Comprehensive’s Dr. Mehta shares that clock changes could cause health issues, suggesting possible benefits to ending Daylight Saving Time.
Comprehensive Cancer Centers physician and director of interventional pulmonology, Dr. Vishisht Mehta, recently shared his thoughts on Daylight Saving Time with Public Service News , where he detailed potential benefits of ending the annual practice.
Early on a Sunday morning in March, Nevadans lost an hour of sleep, but gained an hour of afternoon daylight as they moved their clocks forward for Daylight Saving Time.
Dr. Mehta said while changing clocks has become a nuisance for many, the time change also presents health impacts, such as influencing people’s circadian rhythms, which he said can be thought of as the body’s “own internal clock.”
Mehta said from November to March, the body is better aligned with the light and dark cycles in Standard Time, and added when that alignment is disrupted, that is where trouble starts.
“Specifically, you may experience sleep loss and worsening sleep debt. There’s poor outcomes and effects for our heart rate, blood pressure and worsened inflammation as well,” Mehta said.
Mehta added adjusting one’s schedule gradually is the best way to adapt to the time change, and suggested getting to bed 15 minutes earlier every night until you are going to bed an hour earlier than you used to. Sun exposure also helps reset the body’s internal rhythm, he said.
Mehta added The American Academy of Sleep Medicine supports permanently switching to Standard Time. In Congress, the Sunshine Protection Act was recently re-introduced, which would make Daylight Saving Time permanent, ending the need to turn back clocks in November. Mehta supports the American Academy of Sleep Medicine’s stance of making Standard Time permanent because ‘springing forward’ is known to result in a greater probability of health-related risks from increased hospital admissions to increased risks of strokes and heart attacks, he said.
“While I agree with abolishing the changes back and forth, when we set ourselves up, I think we should stick with the Standard Time,” Mehta said.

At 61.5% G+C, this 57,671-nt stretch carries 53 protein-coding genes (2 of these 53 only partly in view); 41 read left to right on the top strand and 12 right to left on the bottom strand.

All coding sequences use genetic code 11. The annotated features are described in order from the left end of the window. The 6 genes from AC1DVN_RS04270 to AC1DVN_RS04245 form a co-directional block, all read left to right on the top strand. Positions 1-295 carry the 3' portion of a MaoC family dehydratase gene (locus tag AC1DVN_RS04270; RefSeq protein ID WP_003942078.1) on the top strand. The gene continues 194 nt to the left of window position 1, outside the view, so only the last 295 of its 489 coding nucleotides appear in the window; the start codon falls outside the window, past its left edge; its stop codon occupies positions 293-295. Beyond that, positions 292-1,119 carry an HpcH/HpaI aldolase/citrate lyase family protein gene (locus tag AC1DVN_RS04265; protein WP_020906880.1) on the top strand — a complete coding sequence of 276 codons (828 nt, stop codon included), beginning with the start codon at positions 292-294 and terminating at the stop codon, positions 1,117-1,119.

Those who support the Sunshine Protection Act say it would be beneficial for the economy and lead to more productivity, and medical professionals such as Mehta warn people’s overall health may be on the line, too.
What is the Sunshine Protection Act?
When Dr. Mehta references the Sunshine Protection Act. If passed by the House and signed into law by President Joe Biden (the bill is still going through the legislative process in Washington, DC), the Sunshine Protection Act would apply to those states that currently participate in Daylight Saving Time, which most states observe for eight months out of the year. States and territories that currently remain on Standard Time year-around would continue to do so. Many studies have shown that making Daylight Saving Time permanent could benefit the economy and the country.
Additional benefits of the change include a reduction car crashes and car accidents involving pedestrians: better aligning daylight hours to drivers’ standard work hours’ increases visibility, according to the American Journal of Public Health and the Journal of Safety Research. This also can reduce the number of vehicle collisions with wildlife by 8 – 11 percent by shifting normal traffic patterns to an hour off from nocturnal wildlife’s behavior. Additional benefits may include reductions in crime and childhood obesity, as well as reduced energy use.
Comprehensive Cancer Centers Can Help
Physicians at Comprehensive Cancer Centers provide a variety of treatment options for cancer, serious blood disorders, breast health conditions, pulmonary and sleep disease. To schedule an appointment with the team at Comprehensive, please call 702-952-3350.
The content is this post is not intended to be a substitute for professional medical advice, diagnosis, or treatment. Always seek the advice of qualified health providers with questions you may have regarding medical conditions.